“If it’s written in all caps, it feels like a command — BEND!”Whiteman explained. “I feel that life has commanded me to bend in the last few years, in ways I thought were impossible or would hurt and in many ways I did not see coming.”
As for the cover image, Whiteman has a personal and more deliberate intention. The cover art by Rebecca Lowe, displays Whiteman alone in front of a snowy hill holding a bowl of water that had been propelled upward and captured in mid-air showing the bends and twists of the water. Her eyes are locked looking through the water that covers most of her face, giving the effect that she’s staring directly at the reflection of what life has thrown at her — a twisted world going in unpredictable directions.
The level of production and maturity in musicianship are amongst the things that stood out. Lyrically, it’s an album of relationships, self-identity and acceptance. ‘BEND’ is a flowing mix of human emotions.
In ‘The Yukon’, the album’s first track, Whiteman calls out older acquaintances who have spoken down to her since she’s been a young songwriter. “You are not a mountain, you’re not immovable,” she sings.“You change just like the rest of us; we are all a part of this world.”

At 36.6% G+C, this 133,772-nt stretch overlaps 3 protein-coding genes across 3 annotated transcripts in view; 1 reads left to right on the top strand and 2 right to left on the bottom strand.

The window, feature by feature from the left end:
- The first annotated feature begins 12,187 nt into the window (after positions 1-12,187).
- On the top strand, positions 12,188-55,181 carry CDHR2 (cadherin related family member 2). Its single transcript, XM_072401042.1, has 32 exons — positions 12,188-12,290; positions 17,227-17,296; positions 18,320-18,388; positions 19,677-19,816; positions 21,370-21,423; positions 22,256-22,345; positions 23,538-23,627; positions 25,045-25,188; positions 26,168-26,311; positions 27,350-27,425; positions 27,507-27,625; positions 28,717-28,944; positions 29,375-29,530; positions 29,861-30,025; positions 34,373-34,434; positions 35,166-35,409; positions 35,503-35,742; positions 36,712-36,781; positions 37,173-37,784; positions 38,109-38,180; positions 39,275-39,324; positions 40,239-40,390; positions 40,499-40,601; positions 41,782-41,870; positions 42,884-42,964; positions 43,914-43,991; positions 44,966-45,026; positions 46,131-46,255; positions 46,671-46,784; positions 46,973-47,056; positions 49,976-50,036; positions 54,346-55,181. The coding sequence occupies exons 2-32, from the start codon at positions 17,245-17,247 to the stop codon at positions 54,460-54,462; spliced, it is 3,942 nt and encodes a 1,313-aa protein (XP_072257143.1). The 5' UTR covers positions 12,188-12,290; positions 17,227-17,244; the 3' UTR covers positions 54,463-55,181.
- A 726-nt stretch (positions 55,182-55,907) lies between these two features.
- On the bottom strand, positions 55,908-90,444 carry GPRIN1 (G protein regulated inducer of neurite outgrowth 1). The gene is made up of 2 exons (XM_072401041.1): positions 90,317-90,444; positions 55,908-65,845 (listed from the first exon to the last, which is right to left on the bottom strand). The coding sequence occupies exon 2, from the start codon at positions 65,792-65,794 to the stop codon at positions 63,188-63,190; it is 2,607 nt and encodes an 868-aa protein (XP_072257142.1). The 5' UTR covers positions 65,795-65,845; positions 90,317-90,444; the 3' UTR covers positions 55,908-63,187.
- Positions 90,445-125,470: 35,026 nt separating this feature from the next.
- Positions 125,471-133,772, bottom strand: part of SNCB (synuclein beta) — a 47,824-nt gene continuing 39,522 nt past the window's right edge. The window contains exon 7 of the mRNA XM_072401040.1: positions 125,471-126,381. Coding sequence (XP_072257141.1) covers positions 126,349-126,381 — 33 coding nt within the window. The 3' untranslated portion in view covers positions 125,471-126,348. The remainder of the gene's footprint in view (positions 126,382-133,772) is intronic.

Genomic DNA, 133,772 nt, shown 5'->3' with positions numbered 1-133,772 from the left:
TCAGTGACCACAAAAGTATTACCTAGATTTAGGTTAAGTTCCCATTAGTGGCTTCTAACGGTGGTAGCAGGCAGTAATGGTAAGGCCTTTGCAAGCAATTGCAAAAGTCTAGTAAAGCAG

It’s a song of seeking security when one needs a lift of confidence free from judgment. Whiteman said, “I was insecure from all the life bending I was doing, and wanted to hear stories of movement and change from people my grandparent’s age, but every time I tried to start a conversation like that, I’d get advice and criticism instead of stories of hope.”
‘Gone Out Walkin’’ is a heartbreaker with an traditional country sound showcasing pedal steel guitar, mandolin, a walkin’ bass line and sweet backing vocals. Whiteman called it, “my style of love song because the story is imperfect and true.” But as a whole than band sees it as their “honky tonk” song.
There’s a great mandolin solo provided by the fancy fingers of Harrison Jennings featured on a track called, ’The Water’ — which is the song people will get when they pre-order the album online and relates with the album’s cover art in title.